Deeper Dive: is

is Gr. ἴσοσ equal.] A prefix or combining form, indicating identity, or equality; the same numerical value; as in isopod, isomorphous, isochromatic. Specif.:

(a) (Chem.) Applied to certain compounds having the same composition but different properties; as in isocyanic.
(b) (Organic Chem.) Applied to compounds of certain isomeric series in whose structure one carbon atom, at least, is connected with three other carbon atoms; – contrasted with neo- and normal; as in isoparaffine; isopentane. Is, intransitive verb [AS. is; akin to G. & Goth. ist, L. est, Gr. Skr. asti. √9. Cf.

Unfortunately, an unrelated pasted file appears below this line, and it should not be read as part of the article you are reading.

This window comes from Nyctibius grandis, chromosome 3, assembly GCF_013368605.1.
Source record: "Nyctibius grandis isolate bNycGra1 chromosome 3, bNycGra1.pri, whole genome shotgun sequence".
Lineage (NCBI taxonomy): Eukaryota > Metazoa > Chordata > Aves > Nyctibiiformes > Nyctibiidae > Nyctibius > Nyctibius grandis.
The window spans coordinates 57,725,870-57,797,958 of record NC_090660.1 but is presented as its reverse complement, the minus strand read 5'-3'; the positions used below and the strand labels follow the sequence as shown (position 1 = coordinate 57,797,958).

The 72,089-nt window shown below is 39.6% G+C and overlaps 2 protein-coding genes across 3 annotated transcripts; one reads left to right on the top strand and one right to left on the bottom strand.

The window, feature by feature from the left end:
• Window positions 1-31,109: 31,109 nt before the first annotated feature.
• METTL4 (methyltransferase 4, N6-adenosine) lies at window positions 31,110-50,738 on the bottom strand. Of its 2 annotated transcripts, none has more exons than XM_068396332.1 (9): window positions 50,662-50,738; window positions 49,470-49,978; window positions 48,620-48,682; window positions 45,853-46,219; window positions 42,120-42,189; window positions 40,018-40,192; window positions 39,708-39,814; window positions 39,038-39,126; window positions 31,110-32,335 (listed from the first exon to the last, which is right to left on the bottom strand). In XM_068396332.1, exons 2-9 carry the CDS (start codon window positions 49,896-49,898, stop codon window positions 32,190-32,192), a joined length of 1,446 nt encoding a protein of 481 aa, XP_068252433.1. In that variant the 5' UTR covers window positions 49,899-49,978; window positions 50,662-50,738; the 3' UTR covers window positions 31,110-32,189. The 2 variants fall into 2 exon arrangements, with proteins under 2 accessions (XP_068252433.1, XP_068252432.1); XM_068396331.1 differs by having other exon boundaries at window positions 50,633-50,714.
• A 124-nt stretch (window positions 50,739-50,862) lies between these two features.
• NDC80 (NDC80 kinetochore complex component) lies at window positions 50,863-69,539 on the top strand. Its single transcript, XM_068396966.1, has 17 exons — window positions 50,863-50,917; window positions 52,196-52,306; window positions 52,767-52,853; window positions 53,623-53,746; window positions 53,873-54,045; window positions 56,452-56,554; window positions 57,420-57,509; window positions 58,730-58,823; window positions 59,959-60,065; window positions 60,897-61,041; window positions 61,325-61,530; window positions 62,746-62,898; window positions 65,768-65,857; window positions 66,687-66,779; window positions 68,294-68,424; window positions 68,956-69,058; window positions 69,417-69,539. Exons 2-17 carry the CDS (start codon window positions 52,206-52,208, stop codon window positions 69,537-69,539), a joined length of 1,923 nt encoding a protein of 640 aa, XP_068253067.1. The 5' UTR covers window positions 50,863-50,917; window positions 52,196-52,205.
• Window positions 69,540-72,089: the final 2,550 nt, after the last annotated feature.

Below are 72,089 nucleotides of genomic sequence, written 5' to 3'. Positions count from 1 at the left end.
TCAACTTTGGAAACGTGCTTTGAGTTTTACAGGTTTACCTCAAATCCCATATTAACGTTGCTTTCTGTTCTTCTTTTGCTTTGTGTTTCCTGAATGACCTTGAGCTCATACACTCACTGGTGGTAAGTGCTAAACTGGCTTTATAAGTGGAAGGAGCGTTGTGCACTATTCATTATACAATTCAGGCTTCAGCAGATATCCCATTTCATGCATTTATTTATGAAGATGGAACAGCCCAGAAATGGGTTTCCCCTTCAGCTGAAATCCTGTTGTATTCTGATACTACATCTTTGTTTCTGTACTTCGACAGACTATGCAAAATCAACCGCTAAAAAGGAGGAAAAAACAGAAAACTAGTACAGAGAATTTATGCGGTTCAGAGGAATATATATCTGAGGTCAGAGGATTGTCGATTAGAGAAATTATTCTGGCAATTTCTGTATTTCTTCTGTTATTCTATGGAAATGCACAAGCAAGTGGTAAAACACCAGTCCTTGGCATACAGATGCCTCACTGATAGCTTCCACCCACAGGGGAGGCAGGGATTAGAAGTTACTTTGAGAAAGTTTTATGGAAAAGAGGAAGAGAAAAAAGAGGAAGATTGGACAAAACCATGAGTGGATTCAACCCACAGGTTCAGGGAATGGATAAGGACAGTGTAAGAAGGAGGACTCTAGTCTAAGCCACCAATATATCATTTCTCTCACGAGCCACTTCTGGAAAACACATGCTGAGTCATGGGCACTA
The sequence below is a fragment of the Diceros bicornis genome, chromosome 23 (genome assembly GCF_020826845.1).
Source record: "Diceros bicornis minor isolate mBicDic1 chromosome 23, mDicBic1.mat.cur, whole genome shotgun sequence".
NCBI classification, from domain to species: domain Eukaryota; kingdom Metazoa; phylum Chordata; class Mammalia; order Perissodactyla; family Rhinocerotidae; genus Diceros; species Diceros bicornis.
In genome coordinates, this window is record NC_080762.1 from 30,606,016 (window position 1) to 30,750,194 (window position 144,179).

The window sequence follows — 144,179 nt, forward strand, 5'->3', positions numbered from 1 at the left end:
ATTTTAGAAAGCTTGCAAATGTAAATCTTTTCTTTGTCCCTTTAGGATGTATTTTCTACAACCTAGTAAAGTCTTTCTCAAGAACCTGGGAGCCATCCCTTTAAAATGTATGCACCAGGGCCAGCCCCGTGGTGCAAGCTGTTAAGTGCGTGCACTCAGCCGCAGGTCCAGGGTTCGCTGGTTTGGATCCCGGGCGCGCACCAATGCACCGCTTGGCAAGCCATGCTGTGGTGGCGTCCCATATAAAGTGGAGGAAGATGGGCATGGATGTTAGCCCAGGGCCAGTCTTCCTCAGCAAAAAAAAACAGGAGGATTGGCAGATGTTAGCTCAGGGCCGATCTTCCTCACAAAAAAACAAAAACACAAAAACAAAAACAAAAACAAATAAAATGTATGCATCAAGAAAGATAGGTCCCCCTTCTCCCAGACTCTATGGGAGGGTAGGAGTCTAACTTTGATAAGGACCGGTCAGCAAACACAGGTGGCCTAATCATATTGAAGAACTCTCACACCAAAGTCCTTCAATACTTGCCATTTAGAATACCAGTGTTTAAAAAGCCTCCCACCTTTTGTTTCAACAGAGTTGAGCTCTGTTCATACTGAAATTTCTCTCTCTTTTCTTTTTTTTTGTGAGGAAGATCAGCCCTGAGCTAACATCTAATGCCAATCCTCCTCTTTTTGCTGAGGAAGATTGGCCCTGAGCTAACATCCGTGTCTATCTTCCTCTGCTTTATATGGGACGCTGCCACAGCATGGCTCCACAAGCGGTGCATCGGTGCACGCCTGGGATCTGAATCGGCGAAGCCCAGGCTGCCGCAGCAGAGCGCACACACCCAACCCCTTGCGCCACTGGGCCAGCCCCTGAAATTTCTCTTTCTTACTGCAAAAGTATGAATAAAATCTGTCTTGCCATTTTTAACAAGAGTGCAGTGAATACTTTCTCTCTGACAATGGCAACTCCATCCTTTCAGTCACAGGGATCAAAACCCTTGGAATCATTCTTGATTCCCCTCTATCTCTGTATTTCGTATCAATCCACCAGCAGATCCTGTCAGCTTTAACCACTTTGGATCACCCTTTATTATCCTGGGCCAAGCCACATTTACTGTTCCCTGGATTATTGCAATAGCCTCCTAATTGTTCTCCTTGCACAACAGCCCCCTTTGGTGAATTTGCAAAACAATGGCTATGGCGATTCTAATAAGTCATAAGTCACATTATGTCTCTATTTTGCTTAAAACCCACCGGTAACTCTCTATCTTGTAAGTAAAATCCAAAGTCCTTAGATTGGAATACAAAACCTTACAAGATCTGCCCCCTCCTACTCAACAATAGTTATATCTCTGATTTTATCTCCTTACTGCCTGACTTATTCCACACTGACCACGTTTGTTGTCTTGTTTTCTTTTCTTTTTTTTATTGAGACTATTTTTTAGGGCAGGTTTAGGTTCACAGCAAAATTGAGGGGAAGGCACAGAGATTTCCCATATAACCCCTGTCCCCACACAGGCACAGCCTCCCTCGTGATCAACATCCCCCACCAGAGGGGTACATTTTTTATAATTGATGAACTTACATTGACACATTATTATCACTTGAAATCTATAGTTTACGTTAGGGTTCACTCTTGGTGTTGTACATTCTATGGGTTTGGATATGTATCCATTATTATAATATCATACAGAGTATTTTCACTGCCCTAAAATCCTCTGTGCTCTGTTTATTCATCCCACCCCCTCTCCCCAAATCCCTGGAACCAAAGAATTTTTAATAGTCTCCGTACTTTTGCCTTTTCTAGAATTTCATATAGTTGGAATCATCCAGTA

Am, Entity, Essence, Absent.] The third person singular of the substantive verb be, in the indicative mood, present tense; as, he is; he is a man. See Be.

In some varieties of the Northern dialect of Old English, is was used for all persons of the singular.
For thy is I come, and eke Alain. Chaucer.

Aye is thou merry. Chaucer.
☞ The idiom of using the present for future events sure to happen is a relic of Old English in which the present and future had the same form; as, this year Christmas is on Friday.
To-morrow is the new moon. 1 Sam. xx. 5.

-- Webster's unabridged 1913

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